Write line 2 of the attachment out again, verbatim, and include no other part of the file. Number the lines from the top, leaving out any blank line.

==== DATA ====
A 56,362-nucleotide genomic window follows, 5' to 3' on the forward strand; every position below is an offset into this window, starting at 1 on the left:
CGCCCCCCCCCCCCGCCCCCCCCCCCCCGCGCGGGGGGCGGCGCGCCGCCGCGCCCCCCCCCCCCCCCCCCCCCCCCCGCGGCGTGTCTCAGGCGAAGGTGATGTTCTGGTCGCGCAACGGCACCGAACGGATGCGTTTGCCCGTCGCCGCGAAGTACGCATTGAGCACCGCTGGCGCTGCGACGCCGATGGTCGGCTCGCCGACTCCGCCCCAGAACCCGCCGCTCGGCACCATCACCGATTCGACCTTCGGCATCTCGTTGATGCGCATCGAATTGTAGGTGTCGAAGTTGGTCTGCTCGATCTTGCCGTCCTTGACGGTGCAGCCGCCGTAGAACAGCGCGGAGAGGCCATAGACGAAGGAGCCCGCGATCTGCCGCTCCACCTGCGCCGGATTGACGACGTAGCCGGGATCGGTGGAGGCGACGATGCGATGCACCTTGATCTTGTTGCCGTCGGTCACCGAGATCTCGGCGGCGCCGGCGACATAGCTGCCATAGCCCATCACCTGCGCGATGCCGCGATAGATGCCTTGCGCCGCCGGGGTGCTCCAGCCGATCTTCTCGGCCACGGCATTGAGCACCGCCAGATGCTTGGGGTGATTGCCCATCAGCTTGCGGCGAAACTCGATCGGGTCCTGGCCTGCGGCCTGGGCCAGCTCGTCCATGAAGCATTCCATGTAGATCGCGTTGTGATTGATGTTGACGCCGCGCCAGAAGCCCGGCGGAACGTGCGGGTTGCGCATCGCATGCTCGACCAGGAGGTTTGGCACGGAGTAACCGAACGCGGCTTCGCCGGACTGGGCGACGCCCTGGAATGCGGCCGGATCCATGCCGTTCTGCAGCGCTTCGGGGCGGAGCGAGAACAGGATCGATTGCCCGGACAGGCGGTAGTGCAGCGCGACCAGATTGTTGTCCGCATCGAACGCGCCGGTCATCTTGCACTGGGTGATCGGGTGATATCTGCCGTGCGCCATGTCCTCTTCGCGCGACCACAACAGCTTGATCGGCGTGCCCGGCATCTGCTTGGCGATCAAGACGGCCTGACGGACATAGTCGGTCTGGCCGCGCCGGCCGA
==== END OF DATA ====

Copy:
CGCCCCCCCCCCCCGCCCCCCCCCCCCCGCGCGGGGGGCGGCGCGCCGCCGCGCCCCCCCCCCCCCCCCCCCCCCCCCGCGGCGTGTCTCAGGCGAAGGTGATGTTCTGGTCGCGCAACGGCACCGAACGGATGCGTTTGCCCGTCGCCGCGAAGTACGCATTGAGCACCGCTGGCGCTGCGACGCCGATGGTCGGCTCGCCGACTCCGCCCCAGAACCCGCCGCTCGGCACCATCACCGATTCGACCTTCGGCATCTCGTTGATGCGCATCGAATTGTAGGTGTCGAAGTTGGTCTGCTCGATCTTGCCGTCCTTGACGGTGCAGCCGCCGTAGAACAGCGCGGAGAGGCCATAGACGAAGGAGCCCGCGATCTGCCGCTCCACCTGCGCCGGATTGACGACGTAGCCGGGATCGGTGGAGGCGACGATGCGATGCACCTTGATCTTGTTGCCGTCGGTCACCGAGATCTCGGCGGCGCCGGCGACATAGCTGCCATAGCCCATCACCTGCGCGATGCCGCGATAGATGCCTTGCGCCGCCGGGGTGCTCCAGCCGATCTTCTCGGCCACGGCATTGAGCACCGCCAGATGCTTGGGGTGATTGCCCATCAGCTTGCGGCGAAACTCGATCGGGTCCTGGCCTGCGGCCTGGGCCAGCTCGTCCATGAAGCATTCCATGTAGATCGCGTTGTGATTGATGTTGACGCCGCGCCAGAAGCCCGGCGGAACGTGCGGGTTGCGCATCGCATGCTCGACCAGGAGGTTTGGCACGGAGTAACCGAACGCGGCTTCGCCGGACTGGGCGACGCCCTGGAATGCGGCCGGATCCATGCCGTTCTGCAGCGCTTCGGGGCGGAGCGAGAACAGGATCGATTGCCCGGACAGGCGGTAGTGCAGCGCGACCAGATTGTTGTCCGCATCGAACGCGCCGGTCATCTTGCACTGGGTGATCGGGTGATATCTGCCGTGCGCCATGTCCTCTTCGCGCGACCACAACAGCTTGATCGGCGTGCCCGGCATCTGCTTGGCGATCAAGACGGCCTGACGGACATAGTCGGTCTGGCCGCGCCGGCCGA